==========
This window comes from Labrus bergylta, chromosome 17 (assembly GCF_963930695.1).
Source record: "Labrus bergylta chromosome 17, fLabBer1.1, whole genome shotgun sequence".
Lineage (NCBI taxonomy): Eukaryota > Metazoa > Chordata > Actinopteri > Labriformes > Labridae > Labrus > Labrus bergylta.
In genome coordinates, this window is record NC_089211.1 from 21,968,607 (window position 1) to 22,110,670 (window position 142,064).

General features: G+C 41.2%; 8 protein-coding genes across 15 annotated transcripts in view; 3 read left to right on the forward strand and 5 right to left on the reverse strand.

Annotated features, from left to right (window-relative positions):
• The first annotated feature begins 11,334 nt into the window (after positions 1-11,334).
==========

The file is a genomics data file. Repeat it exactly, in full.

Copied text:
This window comes from Labrus bergylta, chromosome 17 (assembly GCF_963930695.1).
Source record: "Labrus bergylta chromosome 17, fLabBer1.1, whole genome shotgun sequence".
Lineage (NCBI taxonomy): Eukaryota > Metazoa > Chordata > Actinopteri > Labriformes > Labridae > Labrus > Labrus bergylta.
In genome coordinates, this window is record NC_089211.1 from 21,968,607 (window position 1) to 22,110,670 (window position 142,064).

General features: G+C 41.2%; 8 protein-coding genes across 15 annotated transcripts in view; 3 read left to right on the forward strand and 5 right to left on the reverse strand.

Annotated features, from left to right (window-relative positions):
• The first annotated feature begins 11,334 nt into the window (after positions 1-11,334).